When decorating instance methods, self is removed from the parameters passed to the provided callable.

When decorating class methods, cls is removed from the parameters passed to the provided callable.

Currently, the class and instance references do not have to be named "cls" and "self", respectively, in order to be removed. However, this is not guaranteed for future releases, so try to keep your naming standard if you can (just FYI, "self" is the more likely of the two to wind up being required).


Below are some examples for the generic and standard decorators. Please check out the API Docs for more information, and also check out the convenience decorators, which are all implemented using the before, after, and instead decorators from this library.

Update a Function’s Args or Kwargs

Functions passed to @before can either return None, in which case nothing happens to the decorated functions parameters, or they can return a tuple of args (as a tuple) and kwargs (as a dict), in which case those parameters are used in the decorated function. In this example, we sillify a very serious function.


Because kwargs are mutable, they can be updated even if the function passed to before doesn’t return anything.

from pydecor import before

def spamify_func(args, kwargs):
    """Mess with the function arguments"""
    args = tuple(['spam' for _ in args])
    kwargs = {k: 'spam' for k in kwargs}
    return args, kwargs

@before(spamify_func, pass_params=True)
def serious_function(serious_string, serious_kwarg='serious'):
    """A very serious function"""
    print('A serious arg: {}'.format(serious_string))
    print('A serious kwarg: {}'.format(serious_kwarg))

serious_function('Politics', serious_kwarg='Religion')

The output?

A serious arg: spam
A serious kwarg: spam

Do Something with a Function’s Return Value

Functions passed to @after receive the decorated function’s return value by default. If @after returns None, the return value is sent back unchanged. However, if @after returns something, its return value is sent back as the return value of the function.

In this example, we ensure that a function’s return value has been thoroughly spammified.

from pydecor import after

def spamify_return(result):
    """Spamify the result of a function"""
    return 'spam-spam-spam-spam-{}-spam-spam-spam-spam'.format(result)

def unspammed_function():
    """Return a non-spammy value"""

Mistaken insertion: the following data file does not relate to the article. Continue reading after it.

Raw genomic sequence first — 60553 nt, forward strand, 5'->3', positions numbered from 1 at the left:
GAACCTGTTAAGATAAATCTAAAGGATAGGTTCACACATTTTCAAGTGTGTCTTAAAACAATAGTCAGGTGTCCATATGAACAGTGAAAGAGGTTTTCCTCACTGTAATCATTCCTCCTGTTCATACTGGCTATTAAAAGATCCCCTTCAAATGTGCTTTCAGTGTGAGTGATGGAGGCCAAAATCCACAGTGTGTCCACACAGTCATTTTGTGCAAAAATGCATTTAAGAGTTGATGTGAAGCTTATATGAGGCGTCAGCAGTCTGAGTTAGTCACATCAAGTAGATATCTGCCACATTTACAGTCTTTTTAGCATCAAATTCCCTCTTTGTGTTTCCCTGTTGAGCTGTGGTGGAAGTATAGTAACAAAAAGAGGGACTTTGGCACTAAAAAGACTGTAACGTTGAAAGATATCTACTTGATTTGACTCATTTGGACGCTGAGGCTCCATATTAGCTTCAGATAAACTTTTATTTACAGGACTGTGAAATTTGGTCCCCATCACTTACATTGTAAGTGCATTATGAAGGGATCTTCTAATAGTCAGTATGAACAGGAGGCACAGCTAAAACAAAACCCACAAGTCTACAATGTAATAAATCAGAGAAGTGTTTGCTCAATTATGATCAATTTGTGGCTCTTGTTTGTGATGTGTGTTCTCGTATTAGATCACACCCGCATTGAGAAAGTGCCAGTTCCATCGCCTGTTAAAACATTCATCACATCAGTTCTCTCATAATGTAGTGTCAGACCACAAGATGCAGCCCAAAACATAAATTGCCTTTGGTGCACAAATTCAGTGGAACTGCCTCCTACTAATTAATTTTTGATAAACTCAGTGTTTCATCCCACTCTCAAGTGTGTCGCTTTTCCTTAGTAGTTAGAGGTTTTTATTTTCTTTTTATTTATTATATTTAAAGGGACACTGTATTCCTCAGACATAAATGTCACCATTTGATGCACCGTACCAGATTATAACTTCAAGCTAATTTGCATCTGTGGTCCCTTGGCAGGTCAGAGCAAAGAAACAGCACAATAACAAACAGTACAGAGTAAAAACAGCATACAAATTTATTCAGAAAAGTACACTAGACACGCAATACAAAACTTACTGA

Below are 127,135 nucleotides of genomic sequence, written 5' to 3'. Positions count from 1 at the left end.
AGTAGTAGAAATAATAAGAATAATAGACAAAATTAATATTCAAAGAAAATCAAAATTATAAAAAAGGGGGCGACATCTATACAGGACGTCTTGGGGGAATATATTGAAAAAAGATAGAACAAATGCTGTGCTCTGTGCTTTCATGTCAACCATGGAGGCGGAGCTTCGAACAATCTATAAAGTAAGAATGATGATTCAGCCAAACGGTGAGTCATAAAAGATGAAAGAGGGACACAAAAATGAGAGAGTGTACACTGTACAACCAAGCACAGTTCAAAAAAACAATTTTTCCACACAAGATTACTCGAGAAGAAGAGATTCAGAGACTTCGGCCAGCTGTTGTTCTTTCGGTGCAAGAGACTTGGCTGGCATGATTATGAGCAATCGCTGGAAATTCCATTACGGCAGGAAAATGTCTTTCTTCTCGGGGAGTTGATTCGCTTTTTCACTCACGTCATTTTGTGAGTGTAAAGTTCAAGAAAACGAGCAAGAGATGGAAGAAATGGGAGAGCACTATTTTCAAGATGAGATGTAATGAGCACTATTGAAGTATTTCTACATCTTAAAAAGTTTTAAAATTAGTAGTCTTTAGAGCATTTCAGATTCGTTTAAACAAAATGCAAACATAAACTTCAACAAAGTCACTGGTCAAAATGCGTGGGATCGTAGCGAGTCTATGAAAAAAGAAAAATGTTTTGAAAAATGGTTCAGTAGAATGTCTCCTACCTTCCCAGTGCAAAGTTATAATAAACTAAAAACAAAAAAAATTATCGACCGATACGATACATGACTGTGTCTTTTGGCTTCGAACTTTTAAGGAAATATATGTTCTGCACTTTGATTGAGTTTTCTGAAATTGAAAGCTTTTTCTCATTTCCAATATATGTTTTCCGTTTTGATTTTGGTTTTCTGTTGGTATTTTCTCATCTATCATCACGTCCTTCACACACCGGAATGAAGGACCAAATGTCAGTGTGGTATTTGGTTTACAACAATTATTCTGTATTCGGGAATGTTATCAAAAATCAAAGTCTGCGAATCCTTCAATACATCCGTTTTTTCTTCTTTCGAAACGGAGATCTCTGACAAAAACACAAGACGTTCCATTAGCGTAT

return 'beef'


The output?


Do Something Instead of a Function

Functions passed to @instead by default receive the args and kwargs of the decorated function, along with a reference to that function. But, they don’t have to receive anything. Maybe you want to skip a function when a certain condition is True, but you don’t want to use pytest.skipif, because pytest can’t be a dependency of your production code for whatever reason.

from pydecor import instead

def skip(args, kwargs, decorated, when=False):
    if when:
        return decorated(*args, **kwargs)

@instead(skip, when=True)
def uncalled_function():
    print("You won't see me (you won't see me)")


The output?

(There is no output, because the function was skipped)

Automatically Log Function Calls and Results

Maybe you want to make sure your functions get logged without having to bother with the logging boilerplate each time. @log_call tries to automatically get a logging instance corresponding to the module in which the decoration occurs (in the same way as if you made a call to logging.getLogger(__name__), or you can pass it your own, fancy, custom, spoiler-bedecked logger instance.

from logging import getLogger, StreamHandler
from sys import stdout

from pydecor import log_call

# We're just getting a logger here so we can see the output. This isn't
# actually necessary for @log_call to work!
log = getLogger(__name__)

def get_schwifty(*args, **kwargs):
    """Get schwifty in heeeeere"""
    return "Gettin' Schwifty"

get_schwifty('wubba', 'lubba', dub='dub')

And the output?

get_schwifty(*('wubba', 'lubba'), **{'dub': 'dub'}) -> Gettin' Schwifty

Intercept an Exception and Re-raise a Custom One

Are you a put-upon library developer tired of constantly having to re-raise custom exceptions so that users of your library can have one nice try/except looking for your base exception? Let’s make that easier:

from pydecor import intercept

class BetterException(Exception):
    """Much better than all those other exceptions"""

@intercept(catch=RuntimeError, reraise=BetterException)
def sometimes_i_error(val):
    """Sometimes, this function raises an exception"""
    if val > 5:
        raise RuntimeError('This value is too big!')

for i in range(7):

The output?

Traceback (most recent call last):
  File "/Users/Nautilus/Library/Preferences/PyCharm2017.1/scratches/", line 88, in <module>
  File "/Users/Nautilus/Documents/Programming/pydecor/pydecor/", line 389, in wrapper
    return fn(**fkwargs)
  File "/Users/Nautilus/Documents/Programming/pydecor/pydecor/", line 58, in intercept
    raise_from(new_exc, context)
  File "<string>", line 2, in raise_from
__main__.BetterException: This value is too big!

Intercept an Exception, Do Something, and Re-raise the Original

Maybe you don’t want to raise a custom exception. Maybe the original one was just fine. All you want to do is print a special message before re-raising the original exception. PyDecor has you covered:

from pydecor import intercept

def print_exception(exc):
    """Make sure stdout knows about our exceptions"""